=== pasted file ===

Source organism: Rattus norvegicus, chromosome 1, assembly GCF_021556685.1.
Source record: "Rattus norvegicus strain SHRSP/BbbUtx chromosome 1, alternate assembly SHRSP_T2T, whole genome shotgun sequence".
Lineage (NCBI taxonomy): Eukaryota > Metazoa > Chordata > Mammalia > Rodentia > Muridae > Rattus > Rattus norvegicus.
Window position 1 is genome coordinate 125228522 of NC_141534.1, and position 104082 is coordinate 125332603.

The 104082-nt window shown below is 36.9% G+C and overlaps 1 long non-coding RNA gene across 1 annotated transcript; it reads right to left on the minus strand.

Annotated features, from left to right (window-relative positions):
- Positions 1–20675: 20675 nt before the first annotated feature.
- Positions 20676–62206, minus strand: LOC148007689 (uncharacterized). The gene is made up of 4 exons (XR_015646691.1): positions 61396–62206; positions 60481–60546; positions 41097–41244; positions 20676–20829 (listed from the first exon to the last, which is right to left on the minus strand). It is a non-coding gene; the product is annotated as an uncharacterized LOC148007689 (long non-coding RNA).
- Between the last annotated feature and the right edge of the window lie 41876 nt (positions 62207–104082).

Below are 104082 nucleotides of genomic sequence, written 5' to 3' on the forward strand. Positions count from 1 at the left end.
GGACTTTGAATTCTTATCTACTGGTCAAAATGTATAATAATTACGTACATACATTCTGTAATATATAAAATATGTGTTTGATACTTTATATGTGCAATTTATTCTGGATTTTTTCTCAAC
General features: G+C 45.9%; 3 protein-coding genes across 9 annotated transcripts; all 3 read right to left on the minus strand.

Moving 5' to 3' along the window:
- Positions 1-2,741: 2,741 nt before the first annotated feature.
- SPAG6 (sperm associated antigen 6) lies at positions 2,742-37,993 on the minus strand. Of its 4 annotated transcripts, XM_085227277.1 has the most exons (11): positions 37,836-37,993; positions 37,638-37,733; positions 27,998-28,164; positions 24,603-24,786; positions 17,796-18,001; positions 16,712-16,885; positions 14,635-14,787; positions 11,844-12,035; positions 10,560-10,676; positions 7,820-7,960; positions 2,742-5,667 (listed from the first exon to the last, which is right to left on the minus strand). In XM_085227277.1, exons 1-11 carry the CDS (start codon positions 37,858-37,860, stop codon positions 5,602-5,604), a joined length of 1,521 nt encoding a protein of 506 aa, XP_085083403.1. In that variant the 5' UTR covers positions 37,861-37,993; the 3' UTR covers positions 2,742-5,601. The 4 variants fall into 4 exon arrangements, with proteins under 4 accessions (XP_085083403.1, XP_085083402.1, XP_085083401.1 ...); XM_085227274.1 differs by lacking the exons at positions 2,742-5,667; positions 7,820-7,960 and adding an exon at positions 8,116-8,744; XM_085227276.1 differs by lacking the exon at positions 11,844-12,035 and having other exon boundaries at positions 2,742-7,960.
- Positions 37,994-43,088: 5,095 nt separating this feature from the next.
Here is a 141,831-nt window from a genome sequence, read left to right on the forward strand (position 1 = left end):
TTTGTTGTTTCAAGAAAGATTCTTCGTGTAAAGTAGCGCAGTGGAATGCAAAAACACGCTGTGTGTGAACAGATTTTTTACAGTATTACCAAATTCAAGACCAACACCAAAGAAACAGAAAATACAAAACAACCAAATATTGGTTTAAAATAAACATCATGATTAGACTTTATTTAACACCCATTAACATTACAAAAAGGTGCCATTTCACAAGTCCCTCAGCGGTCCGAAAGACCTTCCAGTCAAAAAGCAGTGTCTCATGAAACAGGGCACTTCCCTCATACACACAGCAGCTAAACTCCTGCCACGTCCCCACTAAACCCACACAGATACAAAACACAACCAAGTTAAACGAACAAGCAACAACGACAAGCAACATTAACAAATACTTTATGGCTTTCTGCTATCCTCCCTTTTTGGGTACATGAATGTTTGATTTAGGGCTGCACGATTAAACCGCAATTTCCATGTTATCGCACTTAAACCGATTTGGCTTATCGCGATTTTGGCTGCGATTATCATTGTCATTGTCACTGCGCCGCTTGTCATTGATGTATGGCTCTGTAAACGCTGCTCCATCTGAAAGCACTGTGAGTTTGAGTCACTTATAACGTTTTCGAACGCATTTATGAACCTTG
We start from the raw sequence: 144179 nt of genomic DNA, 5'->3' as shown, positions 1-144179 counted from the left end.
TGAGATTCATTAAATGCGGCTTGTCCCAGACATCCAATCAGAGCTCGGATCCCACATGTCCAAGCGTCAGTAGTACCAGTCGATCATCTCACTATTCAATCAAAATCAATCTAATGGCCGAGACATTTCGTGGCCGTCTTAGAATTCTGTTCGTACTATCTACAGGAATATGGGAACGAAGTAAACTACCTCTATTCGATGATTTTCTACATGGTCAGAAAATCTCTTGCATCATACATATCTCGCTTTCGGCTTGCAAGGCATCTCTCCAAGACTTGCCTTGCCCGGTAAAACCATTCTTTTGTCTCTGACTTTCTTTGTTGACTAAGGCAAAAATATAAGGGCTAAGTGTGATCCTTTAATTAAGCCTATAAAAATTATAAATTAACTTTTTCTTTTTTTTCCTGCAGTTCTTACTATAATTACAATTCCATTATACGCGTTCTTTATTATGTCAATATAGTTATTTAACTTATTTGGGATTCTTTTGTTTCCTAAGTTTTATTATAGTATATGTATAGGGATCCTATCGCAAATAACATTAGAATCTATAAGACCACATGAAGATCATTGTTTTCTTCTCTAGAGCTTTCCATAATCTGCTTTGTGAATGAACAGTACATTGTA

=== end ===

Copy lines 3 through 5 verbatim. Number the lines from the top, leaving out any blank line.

Lineage (NCBI taxonomy): Eukaryota > Metazoa > Chordata > Mammalia > Rodentia > Muridae > Rattus > Rattus norvegicus.
Window position 1 is genome coordinate 125228522 of NC_141534.1, and position 104082 is coordinate 125332603.

The 104082-nt window shown below is 36.9% G+C and overlaps 1 long non-coding RNA gene across 1 annotated transcript; it reads right to left on the minus strand.